New Version of a Classic Puzzle
BY MICHAEL ALLEN
Can you solve the puzzle of the Seven Skulls? File SKULLS.ARC on your START disk.
The Seven Skulls is a stategy game in which you are the captive of an ancient tribe with just one chance to escape. You must solve the puzzle of the Seven Skulls by aligning all the skulls in the upright position. If you turn a skull, it will rotate clockwise 90 degrees, but so will the skulls on either side of it. The Seven Skulls also has seven levels and each level becomes harder as you progress. To be freed, you must complete all seven levels, otherwise you earn a rank in the tribe and will remain there performing your new (and certainly unpleasant) duties.
Seven Skulls, was written in GFA BASIC 3.0. Since GFA 3.0 does not yet have a compiler, we've included the run-only version of the language on this issue's disk. Copy SKULLS.ARC and ARCX.TTP onto a blank, formatted disk and un-ARC the file following the Disk Instructions elsewhere in this issue. Set your computer to low resolution and double-click on GFABASRO.PRG. In the item selector that comes up, select SKULLS.GFA. The file DUNGEON.P11 must be in the same directory.
Practice Makes Perfect
The game presents two options: Practice or Normal. Practice sessions give you up to 1,000 moves to complete the puzzle; Normal allows 30 moves per level. Using either a joystick or the mouse, move the pointer to the skull you want to move, then press the trigger or mouse button to rotate the skulls. There is a counter on the screen which shows the number of moves you've taken so far and the current level. Press [Escape] to quit, continue with the current game or restart the current level.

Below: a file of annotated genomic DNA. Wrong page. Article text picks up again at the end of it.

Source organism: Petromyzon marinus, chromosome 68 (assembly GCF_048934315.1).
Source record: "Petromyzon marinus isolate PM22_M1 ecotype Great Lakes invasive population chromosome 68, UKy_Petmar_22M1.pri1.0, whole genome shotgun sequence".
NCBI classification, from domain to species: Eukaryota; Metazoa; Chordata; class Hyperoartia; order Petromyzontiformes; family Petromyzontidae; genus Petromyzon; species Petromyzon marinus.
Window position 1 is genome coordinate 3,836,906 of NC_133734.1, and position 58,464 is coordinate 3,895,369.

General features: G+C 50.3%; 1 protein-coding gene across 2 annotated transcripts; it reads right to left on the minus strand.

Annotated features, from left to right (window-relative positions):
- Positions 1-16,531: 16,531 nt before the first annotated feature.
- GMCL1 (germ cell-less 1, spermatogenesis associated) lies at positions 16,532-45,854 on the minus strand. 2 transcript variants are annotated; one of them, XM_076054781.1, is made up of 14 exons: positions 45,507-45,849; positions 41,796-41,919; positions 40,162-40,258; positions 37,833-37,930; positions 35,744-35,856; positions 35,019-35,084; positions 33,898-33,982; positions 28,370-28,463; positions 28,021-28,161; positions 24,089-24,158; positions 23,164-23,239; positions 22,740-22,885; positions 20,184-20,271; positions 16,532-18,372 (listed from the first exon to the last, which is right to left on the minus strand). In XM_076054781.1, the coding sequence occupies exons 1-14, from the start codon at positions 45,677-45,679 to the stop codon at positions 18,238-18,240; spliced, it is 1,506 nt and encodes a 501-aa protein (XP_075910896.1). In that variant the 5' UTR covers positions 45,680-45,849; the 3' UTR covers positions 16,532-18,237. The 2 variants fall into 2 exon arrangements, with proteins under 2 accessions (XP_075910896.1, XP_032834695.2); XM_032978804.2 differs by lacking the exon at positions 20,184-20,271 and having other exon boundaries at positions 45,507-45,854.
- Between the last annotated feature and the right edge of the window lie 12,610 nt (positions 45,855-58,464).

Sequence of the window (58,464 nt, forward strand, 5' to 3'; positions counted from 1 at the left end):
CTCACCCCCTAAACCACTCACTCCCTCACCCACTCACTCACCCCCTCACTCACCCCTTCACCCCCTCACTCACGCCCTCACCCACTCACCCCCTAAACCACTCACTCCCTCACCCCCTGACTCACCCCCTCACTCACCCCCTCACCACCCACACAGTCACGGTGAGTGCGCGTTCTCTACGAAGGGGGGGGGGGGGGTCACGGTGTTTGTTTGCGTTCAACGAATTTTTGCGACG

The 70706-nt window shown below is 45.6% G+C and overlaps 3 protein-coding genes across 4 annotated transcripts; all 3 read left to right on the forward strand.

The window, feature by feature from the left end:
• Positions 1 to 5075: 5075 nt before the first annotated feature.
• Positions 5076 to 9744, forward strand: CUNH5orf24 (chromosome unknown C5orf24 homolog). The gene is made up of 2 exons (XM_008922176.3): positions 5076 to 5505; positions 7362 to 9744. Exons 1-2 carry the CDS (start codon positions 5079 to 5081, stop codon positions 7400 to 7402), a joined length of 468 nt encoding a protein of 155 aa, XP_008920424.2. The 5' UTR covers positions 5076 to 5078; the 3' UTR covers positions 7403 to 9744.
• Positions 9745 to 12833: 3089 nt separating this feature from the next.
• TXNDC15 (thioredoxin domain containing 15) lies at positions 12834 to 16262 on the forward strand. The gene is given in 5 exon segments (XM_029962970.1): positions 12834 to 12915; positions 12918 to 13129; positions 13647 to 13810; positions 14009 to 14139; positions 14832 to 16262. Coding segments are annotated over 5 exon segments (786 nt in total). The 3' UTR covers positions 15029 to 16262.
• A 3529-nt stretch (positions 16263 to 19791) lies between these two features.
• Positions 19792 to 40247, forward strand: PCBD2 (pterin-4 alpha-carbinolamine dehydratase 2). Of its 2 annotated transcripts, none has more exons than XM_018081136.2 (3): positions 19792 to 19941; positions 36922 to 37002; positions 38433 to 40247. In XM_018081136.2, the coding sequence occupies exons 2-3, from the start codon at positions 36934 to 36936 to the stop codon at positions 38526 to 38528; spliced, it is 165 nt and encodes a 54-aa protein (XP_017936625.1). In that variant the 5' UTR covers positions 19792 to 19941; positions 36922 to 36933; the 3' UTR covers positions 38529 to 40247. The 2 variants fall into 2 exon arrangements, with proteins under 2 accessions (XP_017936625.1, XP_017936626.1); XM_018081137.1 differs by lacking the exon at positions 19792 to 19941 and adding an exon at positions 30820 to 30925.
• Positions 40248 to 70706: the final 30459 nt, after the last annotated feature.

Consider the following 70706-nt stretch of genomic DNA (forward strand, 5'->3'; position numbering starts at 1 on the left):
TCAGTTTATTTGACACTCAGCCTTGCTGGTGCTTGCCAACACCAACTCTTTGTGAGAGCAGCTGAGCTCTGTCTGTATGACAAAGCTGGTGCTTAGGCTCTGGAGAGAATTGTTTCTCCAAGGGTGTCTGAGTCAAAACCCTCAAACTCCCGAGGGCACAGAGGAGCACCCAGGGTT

The puzzle of the Seven Skulls looks a lot easier
to solve than it is. If the challenge proves too great
for you, read the last paragraph of the article for hints.
(Editors note: if you want to figure Seven Skulls out by yourself, stop reading here.)
First, rid the screen of any skulls facing sideways. On the first level there will usually only be one (if it's not upside down). Click on the sideways skull, then move one position to the right and click again, then continue moving toward the right, clicking on each skull, regardless of position, until you have six skulls facing sideways. Now go to the center of each set of three and rotate them once. You now have seven skulls in either the right-side-up or upside-down positions. Now, either the skulls will be positioned in a manner that is obviously easy to solve or you must manipulate them to attain six upside-down skulls and one right-side-up skull. Again, move to the center of each set of three and rotate them into place. Be careful not to get any skulls sideways! Always rotate twice, once you have rid the screen of sideways skulls, so you don't get them back!
Michael Allen is a staff sergeant in the US. Air Force and works as a satellite repair technician. This is his first publication in START